[Link] [Comment]

10 Ways to Support Students Facing Immigration Crises

Online learning update by Ray Schroeder - Wed, 2017-02-01 01:12

by Inside Higher Ed

Anita Casavantes Bradford, Laura E. Enriquez and Susan Bibler Coutin offer advice to faculty members and administrators. While most university faculty, staff and administrators may not be in a position to directly influence federal immigration law or enforcement priorities, we do have the ability — indeed, we would argue, the responsibility — to mediate the impact of immigration policies on undocumented students. As immigration scholars and engaged teachers who work closely with undocumented students, we offer the following suggestions for faculty and administrators to consider.

https://www.insidehighered.com/views/2017/01/31/how-faculty-members-and-administrators-can-help-immigrant-students-essay

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5 Common Technical Requirements for Online Courses

Online learning update by Ray Schroeder - Wed, 2017-02-01 01:10

By Ian Acosta, ULoop

So, you are stepping outside the usual bounds of the classroom and enrolling in an online class. For those who have taken an online class before, you most likely know how the style of studying, exam taking, and overall learning will be different. For those of you who haven’t, it can be somewhat of a “learn as you go” type process just to understand the format of the course, much less focusing on the actual course itself. Going off of that point, just to be able to take the course, certain technological requirements must be fulfilled or else the course will not go smoothly for you. Here are five common requirements I have either personally had in the past or have heard of before for taking online courses.

http://www.uloop.com/news/view.php/224285/5-Common-Technical-Requirements-for-Online-Courses

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Harvard is putting a 13 module photography course online for free

Online learning update by Ray Schroeder - Wed, 2017-02-01 01:05

by Udi Tirosh, DIYPhotography

Four months ago, it was Stanford who made their photography course for free, and now comes Harvard’s turns. Harvard has an online learning platform – Alison – and their photography course has been uploaded in whole and accessible worldwide. There are 12 modules with an extra module as a bonus, so you can follow on your own pace. the course is estimated to take 10-15 hours for the average student. If you were wondering, here is the course description: Digital photography technology is continually changing, however, the principles behind good photography don’t. The online photo course gives you the opportunity to gain extensive knowledge and understanding of digital photography including topics such as exposure settings, how to read and use the histogram, how light affects a photograph, how the camera sensor and lenses work, and how to process a photograph using computer software.

http://www.diyphotography.net/harvard-putting-13-module-photography-course-online-free/

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College textbook alternatives being considered to reduce student spending

Online learning update by Ray Schroeder - Wed, 2017-02-01 01:02

By Jillian Corder, KPLC

After tuition, student fees, and housing cost, a trip to the bookstore can be overwhelming for college students. Books can easily cost upwards of $500 a semester, but LOUIS -The Louisiana Library Network – is hoping to cut that cost for students. The team is currently working on a plan that would allow students to use online books at the library instead of the traditional hardback textbooks. At Textbook Rentals on Common Street in Lake Charles, KPLC gathered books required for 15 credits hours at McNeese State University. The five freshmen level courses totaled $594.18 in books.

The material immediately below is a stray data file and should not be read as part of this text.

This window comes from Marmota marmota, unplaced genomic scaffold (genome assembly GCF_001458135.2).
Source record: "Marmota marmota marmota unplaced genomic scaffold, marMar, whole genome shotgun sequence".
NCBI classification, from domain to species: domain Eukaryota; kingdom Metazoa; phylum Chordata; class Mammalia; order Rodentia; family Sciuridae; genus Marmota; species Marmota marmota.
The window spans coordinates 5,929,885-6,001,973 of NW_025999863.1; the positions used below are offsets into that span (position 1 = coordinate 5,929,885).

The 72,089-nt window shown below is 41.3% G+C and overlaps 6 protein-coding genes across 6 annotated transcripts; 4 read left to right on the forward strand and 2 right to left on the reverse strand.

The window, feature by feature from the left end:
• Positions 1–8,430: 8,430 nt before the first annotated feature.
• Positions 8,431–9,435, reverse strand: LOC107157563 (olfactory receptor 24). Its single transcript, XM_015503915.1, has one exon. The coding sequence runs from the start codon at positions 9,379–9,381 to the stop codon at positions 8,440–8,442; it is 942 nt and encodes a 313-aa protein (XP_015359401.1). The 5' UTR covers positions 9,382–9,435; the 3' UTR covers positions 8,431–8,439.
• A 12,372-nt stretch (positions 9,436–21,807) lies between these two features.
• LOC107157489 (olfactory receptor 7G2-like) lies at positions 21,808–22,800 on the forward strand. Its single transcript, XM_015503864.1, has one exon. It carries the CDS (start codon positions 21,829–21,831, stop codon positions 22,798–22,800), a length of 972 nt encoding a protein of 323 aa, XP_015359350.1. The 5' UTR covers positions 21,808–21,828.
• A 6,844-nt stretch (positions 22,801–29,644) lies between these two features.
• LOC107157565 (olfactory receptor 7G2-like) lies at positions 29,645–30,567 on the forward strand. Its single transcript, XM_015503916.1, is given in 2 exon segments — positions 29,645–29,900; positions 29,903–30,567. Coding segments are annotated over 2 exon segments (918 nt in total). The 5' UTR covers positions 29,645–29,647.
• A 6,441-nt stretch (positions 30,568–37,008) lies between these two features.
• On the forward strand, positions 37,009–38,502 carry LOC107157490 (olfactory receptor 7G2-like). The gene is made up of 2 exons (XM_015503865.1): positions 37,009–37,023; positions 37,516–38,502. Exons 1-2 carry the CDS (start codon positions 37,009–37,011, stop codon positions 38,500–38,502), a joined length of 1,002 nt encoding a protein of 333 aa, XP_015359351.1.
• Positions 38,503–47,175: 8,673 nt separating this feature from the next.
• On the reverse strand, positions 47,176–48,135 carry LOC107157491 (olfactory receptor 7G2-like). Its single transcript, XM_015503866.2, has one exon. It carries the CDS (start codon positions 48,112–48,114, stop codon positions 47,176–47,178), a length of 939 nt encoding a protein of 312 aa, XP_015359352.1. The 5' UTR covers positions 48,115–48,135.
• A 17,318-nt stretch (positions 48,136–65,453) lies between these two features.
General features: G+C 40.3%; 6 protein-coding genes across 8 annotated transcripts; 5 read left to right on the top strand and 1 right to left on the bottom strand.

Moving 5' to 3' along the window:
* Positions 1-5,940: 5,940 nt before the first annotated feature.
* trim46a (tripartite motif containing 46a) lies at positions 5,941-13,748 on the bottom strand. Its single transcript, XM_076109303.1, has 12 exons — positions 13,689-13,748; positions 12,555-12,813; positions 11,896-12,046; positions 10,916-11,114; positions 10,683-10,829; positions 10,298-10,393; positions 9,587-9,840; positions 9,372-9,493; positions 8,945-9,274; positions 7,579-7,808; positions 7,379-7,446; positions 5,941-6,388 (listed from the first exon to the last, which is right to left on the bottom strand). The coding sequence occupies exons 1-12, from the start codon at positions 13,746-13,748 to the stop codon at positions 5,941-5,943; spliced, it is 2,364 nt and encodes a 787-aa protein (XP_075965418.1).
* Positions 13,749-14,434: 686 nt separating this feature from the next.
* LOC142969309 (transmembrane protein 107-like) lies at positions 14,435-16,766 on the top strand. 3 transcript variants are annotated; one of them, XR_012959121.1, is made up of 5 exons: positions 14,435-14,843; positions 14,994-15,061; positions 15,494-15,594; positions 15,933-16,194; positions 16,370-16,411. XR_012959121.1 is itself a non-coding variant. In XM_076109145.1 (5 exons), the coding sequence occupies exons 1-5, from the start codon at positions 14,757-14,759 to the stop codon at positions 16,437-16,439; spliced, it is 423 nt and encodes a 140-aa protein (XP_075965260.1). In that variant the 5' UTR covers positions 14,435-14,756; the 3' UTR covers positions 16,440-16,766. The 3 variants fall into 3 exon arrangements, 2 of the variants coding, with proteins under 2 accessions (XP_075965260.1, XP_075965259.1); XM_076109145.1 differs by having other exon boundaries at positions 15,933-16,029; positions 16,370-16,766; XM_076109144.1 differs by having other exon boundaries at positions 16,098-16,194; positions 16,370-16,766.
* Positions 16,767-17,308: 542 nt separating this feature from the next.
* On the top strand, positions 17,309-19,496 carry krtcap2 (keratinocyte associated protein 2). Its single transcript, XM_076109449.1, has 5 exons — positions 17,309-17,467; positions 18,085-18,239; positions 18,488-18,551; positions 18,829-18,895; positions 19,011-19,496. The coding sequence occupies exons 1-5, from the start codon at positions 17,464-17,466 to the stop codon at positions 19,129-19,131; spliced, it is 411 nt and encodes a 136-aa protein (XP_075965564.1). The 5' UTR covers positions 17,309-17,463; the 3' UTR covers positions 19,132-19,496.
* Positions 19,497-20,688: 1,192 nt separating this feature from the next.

http://www.kplctv.com/story/34259323/college-textbook-alternatives-being-considered-to-reduce-student-spending

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Soda Sugar Comparisons

xkcd.com - Wed, 2017-02-01 01:00
Categories: Cartoons, Science News

Soda Sugar Comparisons

xkcd.com - Wed, 2017-02-01 01:00
Categories: Cartoons, Science News

Meldepflichtigen Störfälle und Störungen in verfahrenstechnischen Anlagen

Gesundheitsberichterstattung - Tue, 2017-01-31 23:00

Die im Informationssystem eingespeicherte gestaltbare Tabelle aus der "Statistik der meldepflichtigen Störfälle und Störungen in verfahrenstechnischen Anlagen" des Umweltbundesamtes / Zentrale Melde- und Auswertestelle für Störfälle und Störungen in verfahrenstechnischen Anlagen wurde um die Angaben des Jahres 2015 ergänzt.

Categories: Science News

Ausgewählte Informationen aus Anlass des Welt-Krebstages am 04.02.2017

Gesundheitsberichterstattung - Tue, 2017-01-31 23:00
Ausgewählte Informationen aus Anlass des Welt-Krebstages am 04.02.2017
Categories: Science News

Take a closer peek at this complimentary eBook, Eliminate Nonessential Content below

OLDaily by Stephen Downes - Tue, 2017-01-31 16:03


Helge Scherlund, Jan 31, 2017

Something I've learned in several decades of speaking and writing is that the space between the words is as important as the words themselves. We might be tempted, as this book title suggests, to eliminate them as unessential content. But spacing mattters and you can't just dump nonstop content on people. You need to interject pauses, shifts in perspective, animation and even play and nonsense to provide people with context and space to comprehend and maybe even learn from what you are saying or presenting. That's not to say that all the content in the eBoom is wrong, it's just that the title focus is misplaced. Anyhow, you get your 'free' eBook in exchange for your name and your email address. Here's the link I got to the 47 page PDF.